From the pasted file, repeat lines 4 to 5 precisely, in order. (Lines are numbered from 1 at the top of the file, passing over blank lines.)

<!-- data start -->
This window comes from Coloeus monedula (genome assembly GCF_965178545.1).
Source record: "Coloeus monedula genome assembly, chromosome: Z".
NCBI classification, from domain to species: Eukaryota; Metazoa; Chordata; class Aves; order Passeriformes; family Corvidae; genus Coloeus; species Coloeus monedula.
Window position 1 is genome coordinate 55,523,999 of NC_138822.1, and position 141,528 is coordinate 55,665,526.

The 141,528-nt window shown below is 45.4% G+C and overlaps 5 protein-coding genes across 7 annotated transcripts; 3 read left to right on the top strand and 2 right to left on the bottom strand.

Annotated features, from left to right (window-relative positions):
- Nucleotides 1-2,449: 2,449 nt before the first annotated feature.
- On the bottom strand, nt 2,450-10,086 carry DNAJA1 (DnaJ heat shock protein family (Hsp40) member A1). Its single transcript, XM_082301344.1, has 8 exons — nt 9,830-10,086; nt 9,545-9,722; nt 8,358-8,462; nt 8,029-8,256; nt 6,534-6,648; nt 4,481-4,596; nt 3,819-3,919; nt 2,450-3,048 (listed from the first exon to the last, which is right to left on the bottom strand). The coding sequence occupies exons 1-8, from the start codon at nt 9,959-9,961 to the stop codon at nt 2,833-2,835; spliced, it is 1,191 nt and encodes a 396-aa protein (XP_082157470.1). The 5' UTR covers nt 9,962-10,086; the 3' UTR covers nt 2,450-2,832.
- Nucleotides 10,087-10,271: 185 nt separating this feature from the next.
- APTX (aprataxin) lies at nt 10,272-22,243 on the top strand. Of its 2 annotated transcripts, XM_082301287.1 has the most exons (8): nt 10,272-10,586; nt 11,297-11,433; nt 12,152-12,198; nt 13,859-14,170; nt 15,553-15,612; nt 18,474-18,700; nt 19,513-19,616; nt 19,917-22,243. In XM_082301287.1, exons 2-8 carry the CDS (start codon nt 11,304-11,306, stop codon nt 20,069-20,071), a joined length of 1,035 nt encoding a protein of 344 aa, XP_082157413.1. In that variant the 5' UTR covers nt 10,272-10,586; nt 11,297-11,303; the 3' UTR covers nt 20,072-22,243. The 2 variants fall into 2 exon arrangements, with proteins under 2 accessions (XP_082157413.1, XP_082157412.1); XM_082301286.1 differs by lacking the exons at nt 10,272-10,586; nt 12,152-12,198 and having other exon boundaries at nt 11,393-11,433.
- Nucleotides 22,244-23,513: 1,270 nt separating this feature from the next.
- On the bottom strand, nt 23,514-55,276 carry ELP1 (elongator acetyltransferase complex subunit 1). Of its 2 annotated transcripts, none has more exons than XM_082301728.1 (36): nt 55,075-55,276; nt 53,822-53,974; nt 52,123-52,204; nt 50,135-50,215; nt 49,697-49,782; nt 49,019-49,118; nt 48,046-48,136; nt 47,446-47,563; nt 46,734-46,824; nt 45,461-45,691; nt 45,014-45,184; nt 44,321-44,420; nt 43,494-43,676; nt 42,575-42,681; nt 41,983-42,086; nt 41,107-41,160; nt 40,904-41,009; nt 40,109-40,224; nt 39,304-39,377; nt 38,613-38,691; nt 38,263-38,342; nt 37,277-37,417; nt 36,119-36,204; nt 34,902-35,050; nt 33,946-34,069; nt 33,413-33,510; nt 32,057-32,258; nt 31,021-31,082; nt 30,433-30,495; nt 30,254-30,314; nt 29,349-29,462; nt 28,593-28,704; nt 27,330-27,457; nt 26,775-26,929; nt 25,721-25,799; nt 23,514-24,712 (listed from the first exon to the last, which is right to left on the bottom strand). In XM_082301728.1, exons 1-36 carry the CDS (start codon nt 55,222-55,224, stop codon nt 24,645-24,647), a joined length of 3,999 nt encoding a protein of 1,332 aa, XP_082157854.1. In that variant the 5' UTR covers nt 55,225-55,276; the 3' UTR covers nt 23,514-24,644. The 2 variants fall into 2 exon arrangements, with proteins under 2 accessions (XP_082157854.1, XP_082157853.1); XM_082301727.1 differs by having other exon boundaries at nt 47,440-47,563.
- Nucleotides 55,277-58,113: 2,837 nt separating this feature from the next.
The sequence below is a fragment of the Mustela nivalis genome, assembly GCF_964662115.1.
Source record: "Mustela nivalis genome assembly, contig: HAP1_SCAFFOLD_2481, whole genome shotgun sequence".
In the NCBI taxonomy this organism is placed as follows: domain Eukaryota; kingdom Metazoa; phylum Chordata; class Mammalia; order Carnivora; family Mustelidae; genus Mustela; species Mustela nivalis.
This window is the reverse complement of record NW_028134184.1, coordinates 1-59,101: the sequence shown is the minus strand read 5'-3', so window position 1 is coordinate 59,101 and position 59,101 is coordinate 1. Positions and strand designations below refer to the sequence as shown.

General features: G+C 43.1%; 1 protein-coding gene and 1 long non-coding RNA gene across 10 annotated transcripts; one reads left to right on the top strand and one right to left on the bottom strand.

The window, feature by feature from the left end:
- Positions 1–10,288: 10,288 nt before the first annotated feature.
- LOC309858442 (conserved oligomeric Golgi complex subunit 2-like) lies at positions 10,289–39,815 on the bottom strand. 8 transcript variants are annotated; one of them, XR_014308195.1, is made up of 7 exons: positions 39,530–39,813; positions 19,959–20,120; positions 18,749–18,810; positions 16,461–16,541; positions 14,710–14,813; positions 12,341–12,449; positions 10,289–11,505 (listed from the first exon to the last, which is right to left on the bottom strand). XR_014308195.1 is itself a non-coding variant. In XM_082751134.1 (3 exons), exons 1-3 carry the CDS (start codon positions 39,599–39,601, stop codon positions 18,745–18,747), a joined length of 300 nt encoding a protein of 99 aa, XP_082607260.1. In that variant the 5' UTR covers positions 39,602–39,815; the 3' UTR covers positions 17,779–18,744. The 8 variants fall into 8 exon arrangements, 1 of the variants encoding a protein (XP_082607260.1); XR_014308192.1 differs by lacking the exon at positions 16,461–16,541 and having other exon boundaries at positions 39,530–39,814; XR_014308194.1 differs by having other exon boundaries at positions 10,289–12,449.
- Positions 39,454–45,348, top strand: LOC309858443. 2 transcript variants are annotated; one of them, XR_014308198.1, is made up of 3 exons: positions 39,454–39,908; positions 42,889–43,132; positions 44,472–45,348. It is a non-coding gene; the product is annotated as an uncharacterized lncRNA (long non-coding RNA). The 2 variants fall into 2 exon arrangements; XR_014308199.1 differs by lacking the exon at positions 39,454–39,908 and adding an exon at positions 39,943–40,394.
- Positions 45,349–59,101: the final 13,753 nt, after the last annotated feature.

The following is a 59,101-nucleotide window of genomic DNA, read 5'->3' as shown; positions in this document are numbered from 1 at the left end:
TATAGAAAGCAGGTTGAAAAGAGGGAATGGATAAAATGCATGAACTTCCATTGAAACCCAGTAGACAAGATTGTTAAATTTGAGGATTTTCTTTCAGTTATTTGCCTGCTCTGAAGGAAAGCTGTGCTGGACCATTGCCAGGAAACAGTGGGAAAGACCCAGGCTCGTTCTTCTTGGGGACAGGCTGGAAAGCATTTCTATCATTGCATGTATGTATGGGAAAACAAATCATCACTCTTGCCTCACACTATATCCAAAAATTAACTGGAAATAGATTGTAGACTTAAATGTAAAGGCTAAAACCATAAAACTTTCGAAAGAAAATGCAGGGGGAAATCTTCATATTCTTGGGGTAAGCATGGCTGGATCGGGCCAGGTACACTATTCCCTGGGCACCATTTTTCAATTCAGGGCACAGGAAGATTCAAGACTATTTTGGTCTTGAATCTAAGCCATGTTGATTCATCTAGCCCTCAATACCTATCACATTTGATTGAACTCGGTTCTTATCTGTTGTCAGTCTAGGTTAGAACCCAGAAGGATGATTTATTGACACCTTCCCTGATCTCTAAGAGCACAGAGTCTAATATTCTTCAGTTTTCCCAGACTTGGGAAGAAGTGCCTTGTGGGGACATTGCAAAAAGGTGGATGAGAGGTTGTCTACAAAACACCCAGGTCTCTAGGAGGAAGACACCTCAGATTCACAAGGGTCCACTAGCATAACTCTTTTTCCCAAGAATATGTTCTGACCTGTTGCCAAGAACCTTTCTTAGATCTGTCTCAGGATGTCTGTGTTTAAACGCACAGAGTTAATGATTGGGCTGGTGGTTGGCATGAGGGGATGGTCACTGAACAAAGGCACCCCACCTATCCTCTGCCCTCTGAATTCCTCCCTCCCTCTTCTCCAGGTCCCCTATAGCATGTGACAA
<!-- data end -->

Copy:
Window position 1 is genome coordinate 55,523,999 of NC_138822.1, and position 141,528 is coordinate 55,665,526.

The 141,528-nt window shown below is 45.4% G+C and overlaps 5 protein-coding genes across 7 annotated transcripts; 3 read left to right on the top strand and 2 right to left on the bottom strand.